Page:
China - Heightened Competition In The Manufacturing Sector With IOT
Legal News & Analysis - Asia Pacific - China - Telecommunications, Media & Technology
23 May, 2019
China is already widely viewed as a leader in IIoT applications within the Asia-Pacific region. The rapid development of the manufacturing sector has created heightened competition, with players exploring IIoT in the pursuit of efficiency gains.
Bay McLaughlin, the co-founder of accelerator, manufacturing studio and distribution company Brinc.io, said: “There’s such pressure on price, scalability and efficiency. Now, consumer demand is what drives a lot of the industrial innovation.”
Telecommunications equipment manufacturer Ericsson has implemented IIoT applications at its assembly factory in Nanjing. In partnership with China Mobile, the company converted the facility into a smart wireless manufacturing plant by connecting more than 1,000 high-precision screwdrivers using narrowband IoT (NB-IoT) and Long Term Evolution (4G), category M1 (LTE Cat-M1) networks to communicate with integrated motion sensors, with the data analysed in a secure cloud omy shifts away from a reliance on heavy industry towards demand-driven growth. This rebalancing saw China’s GDP grow by just 6.6% in 2018 – its lowest level since 1990. Made in China 2025 and BRI represent opportunities for manufacturers to expand domestic and foreign market shares by travelling up the sophistication curve.
The screwdrivers had required routine calibrations and lubrication based upon the amount of usage, which had previously been manually recorded.
Warren Chaisatien, Ericsson’s global head of IoT customer engagements, said: “Once those screwdrivers were connected, we could then monitor how they were being used, the force being applied, etc. Not just for maintenance purposes, but also to monitor how efficient they are, as well as for training and replacement purposes.”
Chaisatien added: “In our Nanjing plant, we have realised significant savings: a 50% maintenance workload reduction and a 10-12% cost reduction, which is quite substantial.”
The company revealed in 2018 that the project reached break-even in less than six months and delivered a 210% return on investment (ROI) within its first year.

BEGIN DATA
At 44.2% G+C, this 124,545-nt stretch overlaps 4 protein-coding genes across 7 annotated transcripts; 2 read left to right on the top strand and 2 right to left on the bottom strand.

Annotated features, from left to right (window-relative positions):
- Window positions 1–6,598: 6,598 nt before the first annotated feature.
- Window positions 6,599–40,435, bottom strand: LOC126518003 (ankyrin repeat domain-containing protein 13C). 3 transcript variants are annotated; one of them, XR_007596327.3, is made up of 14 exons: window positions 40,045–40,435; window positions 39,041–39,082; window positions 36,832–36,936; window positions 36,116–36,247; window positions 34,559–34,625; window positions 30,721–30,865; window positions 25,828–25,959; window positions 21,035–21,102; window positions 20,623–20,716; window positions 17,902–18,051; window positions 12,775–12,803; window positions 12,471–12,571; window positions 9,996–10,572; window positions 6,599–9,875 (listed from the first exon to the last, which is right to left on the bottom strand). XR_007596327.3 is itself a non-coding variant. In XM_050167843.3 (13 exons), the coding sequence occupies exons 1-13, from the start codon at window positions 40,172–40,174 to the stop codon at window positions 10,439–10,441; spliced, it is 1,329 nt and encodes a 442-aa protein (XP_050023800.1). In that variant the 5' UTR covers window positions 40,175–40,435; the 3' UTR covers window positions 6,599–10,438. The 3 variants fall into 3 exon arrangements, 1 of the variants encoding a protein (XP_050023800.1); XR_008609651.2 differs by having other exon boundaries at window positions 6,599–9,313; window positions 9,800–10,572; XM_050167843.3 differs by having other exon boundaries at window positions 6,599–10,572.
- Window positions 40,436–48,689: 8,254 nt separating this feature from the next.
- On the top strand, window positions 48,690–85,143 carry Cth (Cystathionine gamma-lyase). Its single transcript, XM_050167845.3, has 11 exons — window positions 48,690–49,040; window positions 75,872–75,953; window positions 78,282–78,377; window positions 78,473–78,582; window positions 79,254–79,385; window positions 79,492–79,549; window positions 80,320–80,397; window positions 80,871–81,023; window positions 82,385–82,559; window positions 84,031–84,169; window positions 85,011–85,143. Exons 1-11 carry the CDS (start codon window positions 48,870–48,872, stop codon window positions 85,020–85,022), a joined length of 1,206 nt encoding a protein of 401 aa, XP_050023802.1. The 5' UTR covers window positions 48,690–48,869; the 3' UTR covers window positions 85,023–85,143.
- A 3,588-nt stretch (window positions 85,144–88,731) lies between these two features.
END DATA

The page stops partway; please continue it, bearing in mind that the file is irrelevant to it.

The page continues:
Premium electric vehicle maker Byton, was founded in 2016 and has been built from the ground up to deliver intelligent vehicles for the future that integrate advanced digital technologies with a focus on user experience and connectivity. Byton has seven locations worldwide, with R&D, design and manufacturing operations in China, a design studio in Germany, an R&D centre in the US, as well as an investors relations unit in Hong Kong. Gerald Krainer, Byton’s director of digitalisation, said: “We are definitely working on manufacturing standards 4.0 in order to have a fully-connected plant and manufacturing process. It’s not about different departments working on individual requirements. In the end, it’s one architecture, one infrastructure that is going to ensure all the systems and the cloud infrastructure are connected from end to end.”
Our new report reveals the readiness of Asian manufacturers and supply chain enterprises in the adoption of innovation in the Industrial Internet of Things (IIoT) and how businesses plan to solve market-specific challenges.
The report, produced in association with Osborne Clarke, produced key insights into how the internet of things is changing the face of global business, creating new opportunities in automation, smart manufacturing and predictive asset management. Focused on China, Hong Kong, India and Singapore major IoT manufacturers provided their learnings and thoughts on how Asian governments are striving to stay ahead of the fourth industrial revolution as greater industrial connectivity offers up unique opportunities for Asian markets.
To find out more, please visit report here.
For further information, please contact:
Stephen Lai, Managing Director, Conventus Law